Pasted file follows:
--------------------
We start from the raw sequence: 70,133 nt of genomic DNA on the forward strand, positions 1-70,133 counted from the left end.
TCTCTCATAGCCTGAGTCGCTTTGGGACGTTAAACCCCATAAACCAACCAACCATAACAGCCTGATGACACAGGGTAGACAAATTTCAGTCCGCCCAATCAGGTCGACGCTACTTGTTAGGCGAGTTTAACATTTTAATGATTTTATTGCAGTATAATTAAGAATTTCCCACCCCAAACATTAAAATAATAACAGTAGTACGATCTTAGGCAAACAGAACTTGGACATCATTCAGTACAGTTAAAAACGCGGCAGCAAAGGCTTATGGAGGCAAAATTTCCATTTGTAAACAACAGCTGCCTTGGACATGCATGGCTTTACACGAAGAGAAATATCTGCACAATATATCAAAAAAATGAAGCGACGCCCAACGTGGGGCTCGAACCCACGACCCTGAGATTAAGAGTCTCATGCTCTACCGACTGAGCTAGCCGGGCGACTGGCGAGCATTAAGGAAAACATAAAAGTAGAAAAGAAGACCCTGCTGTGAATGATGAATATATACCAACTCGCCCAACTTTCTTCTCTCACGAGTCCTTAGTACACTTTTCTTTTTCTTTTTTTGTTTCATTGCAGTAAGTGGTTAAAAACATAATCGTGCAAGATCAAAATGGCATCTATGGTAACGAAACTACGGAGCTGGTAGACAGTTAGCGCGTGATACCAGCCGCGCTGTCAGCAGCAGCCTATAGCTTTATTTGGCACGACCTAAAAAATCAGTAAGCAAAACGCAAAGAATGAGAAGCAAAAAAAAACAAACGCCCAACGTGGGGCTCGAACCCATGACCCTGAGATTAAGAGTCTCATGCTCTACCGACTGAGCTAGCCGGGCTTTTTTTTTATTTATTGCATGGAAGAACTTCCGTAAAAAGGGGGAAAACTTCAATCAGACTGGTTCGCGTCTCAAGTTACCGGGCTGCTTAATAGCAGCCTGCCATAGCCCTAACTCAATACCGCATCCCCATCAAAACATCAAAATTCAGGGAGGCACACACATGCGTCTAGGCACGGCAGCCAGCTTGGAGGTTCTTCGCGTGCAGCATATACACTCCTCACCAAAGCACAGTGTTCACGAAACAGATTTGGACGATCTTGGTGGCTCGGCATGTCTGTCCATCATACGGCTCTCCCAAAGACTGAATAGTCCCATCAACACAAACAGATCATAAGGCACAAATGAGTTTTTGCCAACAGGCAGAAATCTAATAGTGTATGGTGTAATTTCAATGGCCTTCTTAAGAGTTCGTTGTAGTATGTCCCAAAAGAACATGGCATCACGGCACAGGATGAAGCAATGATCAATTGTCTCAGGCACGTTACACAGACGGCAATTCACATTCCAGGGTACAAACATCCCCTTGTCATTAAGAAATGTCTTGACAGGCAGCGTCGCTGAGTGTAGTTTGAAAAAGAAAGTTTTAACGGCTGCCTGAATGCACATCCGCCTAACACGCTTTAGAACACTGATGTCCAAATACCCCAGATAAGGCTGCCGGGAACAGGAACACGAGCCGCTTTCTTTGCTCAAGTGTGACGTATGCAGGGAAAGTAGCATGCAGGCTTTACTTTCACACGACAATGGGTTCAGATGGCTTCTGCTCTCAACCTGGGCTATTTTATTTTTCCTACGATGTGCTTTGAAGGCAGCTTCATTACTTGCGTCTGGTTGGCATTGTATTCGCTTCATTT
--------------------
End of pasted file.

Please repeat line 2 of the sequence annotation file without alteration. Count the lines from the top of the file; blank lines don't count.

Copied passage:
TCTCTCATAGCCTGAGTCGCTTTGGGACGTTAAACCCCATAAACCAACCAACCATAACAGCCTGATGACACAGGGTAGACAAATTTCAGTCCGCCCAATCAGGTCGACGCTACTTGTTAGGCGAGTTTAACATTTTAATGATTTTATTGCAGTATAATTAAGAATTTCCCACCCCAAACATTAAAATAATAACAGTAGTACGATCTTAGGCAAACAGAACTTGGACATCATTCAGTACAGTTAAAAACGCGGCAGCAAAGGCTTATGGAGGCAAAATTTCCATTTGTAAACAACAGCTGCCTTGGACATGCATGGCTTTACACGAAGAGAAATATCTGCACAATATATCAAAAAAATGAAGCGACGCCCAACGTGGGGCTCGAACCCACGACCCTGAGATTAAGAGTCTCATGCTCTACCGACTGAGCTAGCCGGGCGACTGGCGAGCATTAAGGAAAACATAAAAGTAGAAAAGAAGACCCTGCTGTGAATGATGAATATATACCAACTCGCCCAACTTTCTTCTCTCACGAGTCCTTAGTACACTTTTCTTTTTCTTTTTTTGTTTCATTGCAGTAAGTGGTTAAAAACATAATCGTGCAAGATCAAAATGGCATCTATGGTAACGAAACTACGGAGCTGGTAGACAGTTAGCGCGTGATACCAGCCGCGCTGTCAGCAGCAGCCTATAGCTTTATTTGGCACGACCTAAAAAATCAGTAAGCAAAACGCAAAGAATGAGAAGCAAAAAAAAACAAACGCCCAACGTGGGGCTCGAACCCATGACCCTGAGATTAAGAGTCTCATGCTCTACCGACTGAGCTAGCCGGGCTTTTTTTTTATTTATTGCATGGAAGAACTTCCGTAAAAAGGGGGAAAACTTCAATCAGACTGGTTCGCGTCTCAAGTTACCGGGCTGCTTAATAGCAGCCTGCCATAGCCCTAACTCAATACCGCATCCCCATCAAAACATCAAAATTCAGGGAGGCACACACATGCGTCTAGGCACGGCAGCCAGCTTGGAGGTTCTTCGCGTGCAGCATATACACTCCTCACCAAAGCACAGTGTTCACGAAACAGATTTGGACGATCTTGGTGGCTCGGCATGTCTGTCCATCATACGGCTCTCCCAAAGACTGAATAGTCCCATCAACACAAACAGATCATAAGGCACAAATGAGTTTTTGCCAACAGGCAGAAATCTAATAGTGTATGGTGTAATTTCAATGGCCTTCTTAAGAGTTCGTTGTAGTATGTCCCAAAAGAACATGGCATCACGGCACAGGATGAAGCAATGATCAATTGTCTCAGGCACGTTACACAGACGGCAATTCACATTCCAGGGTACAAACATCCCCTTGTCATTAAGAAATGTCTTGACAGGCAGCGTCGCTGAGTGTAGTTTGAAAAAGAAAGTTTTAACGGCTGCCTGAATGCACATCCGCCTAACACGCTTTAGAACACTGATGTCCAAATACCCCAGATAAGGCTGCCGGGAACAGGAACACGAGCCGCTTTCTTTGCTCAAGTGTGACGTATGCAGGGAAAGTAGCATGCAGGCTTTACTTTCACACGACAATGGGTTCAGATGGCTTCTGCTCTCAACCTGGGCTATTTTATTTTTCCTACGATGTGCTTTGAAGGCAGCTTCATTACTTGCGTCTGGTTGGCATTGTATTCGCTTCATTT